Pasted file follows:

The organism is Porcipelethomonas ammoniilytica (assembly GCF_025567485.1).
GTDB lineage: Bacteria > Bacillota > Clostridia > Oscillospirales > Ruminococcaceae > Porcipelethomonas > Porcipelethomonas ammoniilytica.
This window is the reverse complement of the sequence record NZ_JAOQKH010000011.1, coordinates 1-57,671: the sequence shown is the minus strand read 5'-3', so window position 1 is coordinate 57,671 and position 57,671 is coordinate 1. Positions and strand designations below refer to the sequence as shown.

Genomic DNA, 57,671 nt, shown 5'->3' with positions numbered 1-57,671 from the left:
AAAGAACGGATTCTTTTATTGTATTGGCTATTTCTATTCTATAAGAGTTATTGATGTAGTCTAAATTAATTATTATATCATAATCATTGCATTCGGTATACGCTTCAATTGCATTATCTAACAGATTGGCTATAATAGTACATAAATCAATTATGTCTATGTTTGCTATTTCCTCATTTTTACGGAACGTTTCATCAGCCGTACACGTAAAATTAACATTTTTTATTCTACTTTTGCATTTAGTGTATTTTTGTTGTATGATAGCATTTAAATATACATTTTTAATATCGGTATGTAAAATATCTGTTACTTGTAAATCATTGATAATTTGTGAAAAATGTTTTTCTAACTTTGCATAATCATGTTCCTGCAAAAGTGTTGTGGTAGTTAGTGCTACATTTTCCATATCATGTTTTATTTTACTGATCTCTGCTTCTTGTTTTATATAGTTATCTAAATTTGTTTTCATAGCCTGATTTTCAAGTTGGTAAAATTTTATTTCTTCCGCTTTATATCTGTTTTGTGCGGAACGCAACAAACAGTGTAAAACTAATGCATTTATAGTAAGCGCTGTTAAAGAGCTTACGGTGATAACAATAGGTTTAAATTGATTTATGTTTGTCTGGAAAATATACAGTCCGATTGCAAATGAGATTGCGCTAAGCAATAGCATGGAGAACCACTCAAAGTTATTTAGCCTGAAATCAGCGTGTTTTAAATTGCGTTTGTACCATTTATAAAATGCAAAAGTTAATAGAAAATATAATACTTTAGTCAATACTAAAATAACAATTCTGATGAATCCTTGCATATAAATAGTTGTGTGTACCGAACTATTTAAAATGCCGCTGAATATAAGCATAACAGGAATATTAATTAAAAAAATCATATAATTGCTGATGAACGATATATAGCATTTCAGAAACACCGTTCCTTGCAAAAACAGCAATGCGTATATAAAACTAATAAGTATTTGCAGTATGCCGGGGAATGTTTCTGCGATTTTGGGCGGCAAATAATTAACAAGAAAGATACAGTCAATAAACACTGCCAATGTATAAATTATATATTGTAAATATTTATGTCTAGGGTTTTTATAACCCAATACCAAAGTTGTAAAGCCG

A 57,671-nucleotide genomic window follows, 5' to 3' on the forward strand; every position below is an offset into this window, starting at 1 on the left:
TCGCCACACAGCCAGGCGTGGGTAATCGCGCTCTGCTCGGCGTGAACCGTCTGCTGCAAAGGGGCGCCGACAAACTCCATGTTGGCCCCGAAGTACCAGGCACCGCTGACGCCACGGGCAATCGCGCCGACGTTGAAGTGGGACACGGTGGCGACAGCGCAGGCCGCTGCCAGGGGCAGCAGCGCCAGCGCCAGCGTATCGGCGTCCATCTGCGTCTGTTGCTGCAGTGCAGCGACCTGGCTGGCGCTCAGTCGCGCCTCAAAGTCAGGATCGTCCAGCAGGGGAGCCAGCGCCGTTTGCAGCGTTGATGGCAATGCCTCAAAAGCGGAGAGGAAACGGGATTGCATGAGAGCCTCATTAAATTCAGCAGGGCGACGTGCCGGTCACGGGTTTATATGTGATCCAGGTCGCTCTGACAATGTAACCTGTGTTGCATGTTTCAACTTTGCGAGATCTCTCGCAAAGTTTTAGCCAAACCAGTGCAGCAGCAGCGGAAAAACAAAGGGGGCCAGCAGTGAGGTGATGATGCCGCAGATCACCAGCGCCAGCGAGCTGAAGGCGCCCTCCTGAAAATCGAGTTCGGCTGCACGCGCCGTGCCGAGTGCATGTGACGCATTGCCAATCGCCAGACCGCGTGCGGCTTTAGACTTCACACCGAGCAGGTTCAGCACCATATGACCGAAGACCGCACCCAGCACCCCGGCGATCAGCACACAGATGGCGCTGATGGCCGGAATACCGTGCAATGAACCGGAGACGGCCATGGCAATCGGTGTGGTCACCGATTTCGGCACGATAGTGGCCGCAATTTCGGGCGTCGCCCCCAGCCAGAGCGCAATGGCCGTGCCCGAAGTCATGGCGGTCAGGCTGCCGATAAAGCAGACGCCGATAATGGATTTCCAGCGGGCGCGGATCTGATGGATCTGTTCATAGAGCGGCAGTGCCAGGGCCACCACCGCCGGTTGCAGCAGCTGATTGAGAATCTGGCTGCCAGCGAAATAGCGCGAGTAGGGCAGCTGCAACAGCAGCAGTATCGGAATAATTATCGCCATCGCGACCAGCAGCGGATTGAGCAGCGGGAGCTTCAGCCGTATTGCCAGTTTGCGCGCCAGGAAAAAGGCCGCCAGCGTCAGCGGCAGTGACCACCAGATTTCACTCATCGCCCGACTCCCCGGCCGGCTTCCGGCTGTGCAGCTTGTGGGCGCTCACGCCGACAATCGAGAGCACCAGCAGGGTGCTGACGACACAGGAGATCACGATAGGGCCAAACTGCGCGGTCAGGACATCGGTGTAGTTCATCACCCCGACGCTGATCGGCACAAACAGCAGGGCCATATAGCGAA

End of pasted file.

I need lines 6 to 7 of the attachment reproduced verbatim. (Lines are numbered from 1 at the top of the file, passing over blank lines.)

A 57,671-nucleotide genomic window follows, 5' to 3' on the forward strand; every position below is an offset into this window, starting at 1 on the left:
TCGCCACACAGCCAGGCGTGGGTAATCGCGCTCTGCTCGGCGTGAACCGTCTGCTGCAAAGGGGCGCCGACAAACTCCATGTTGGCCCCGAAGTACCAGGCACCGCTGACGCCACGGGCAATCGCGCCGACGTTGAAGTGGGACACGGTGGCGACAGCGCAGGCCGCTGCCAGGGGCAGCAGCGCCAGCGCCAGCGTATCGGCGTCCATCTGCGTCTGTTGCTGCAGTGCAGCGACCTGGCTGGCGCTCAGTCGCGCCTCAAAGTCAGGATCGTCCAGCAGGGGAGCCAGCGCCGTTTGCAGCGTTGATGGCAATGCCTCAAAAGCGGAGAGGAAACGGGATTGCATGAGAGCCTCATTAAATTCAGCAGGGCGACGTGCCGGTCACGGGTTTATATGTGATCCAGGTCGCTCTGACAATGTAACCTGTGTTGCATGTTTCAACTTTGCGAGATCTCTCGCAAAGTTTTAGCCAAACCAGTGCAGCAGCAGCGGAAAAACAAAGGGGGCCAGCAGTGAGGTGATGATGCCGCAGATCACCAGCGCCAGCGAGCTGAAGGCGCCCTCCTGAAAATCGAGTTCGGCTGCACGCGCCGTGCCGAGTGCATGTGACGCATTGCCAATCGCCAGACCGCGTGCGGCTTTAGACTTCACACCGAGCAGGTTCAGCACCATATGACCGAAGACCGCACCCAGCACCCCGGCGATCAGCACACAGATGGCGCTGATGGCCGGAATACCGTGCAATGAACCGGAGACGGCCATGGCAATCGGTGTGGTCACCGATTTCGGCACGATAGTGGCCGCAATTTCGGGCGTCGCCCCCAGCCAGAGCGCAATGGCCGTGCCCGAAGTCATGGCGGTCAGGCTGCCGATAAAGCAGACGCCGATAATGGATTTCCAGCGGGCGCGGATCTGATGGATCTGTTCATAGAGCGGCAGTGCCAGGGCCACCACCGCCGGTTGCAGCAGCTGATTGAGAATCTGGCTGCCAGCGAAATAGCGCGAGTAGGGCAGCTGCAACAGCAGCAGTATCGGAATAATTATCGCCATCGCGACCAGCAGCGGATTGAGCAGCGGGAGCTTCAGCCGTATTGCCAGTTTGCGCGCCAGGAAAAAGGCCGCCAGCGTCAGCGGCAGTGACCACCAGATTTCACTCATCGCCCGACTCCCCGGCCGGCTTCCGGCTGTGCAGCTTGTGGGCGCTCACGCCGACAATCGAGAGCACCAGCAGGGTGCTGACGACACAGGAGATCACGATAGGGCCAAACTGCGCGGTCAGGACATCGGTGTAGTTCATCACCCCGACGCTGATCGGCACAAACAGCAGGGCCATATAGCGAA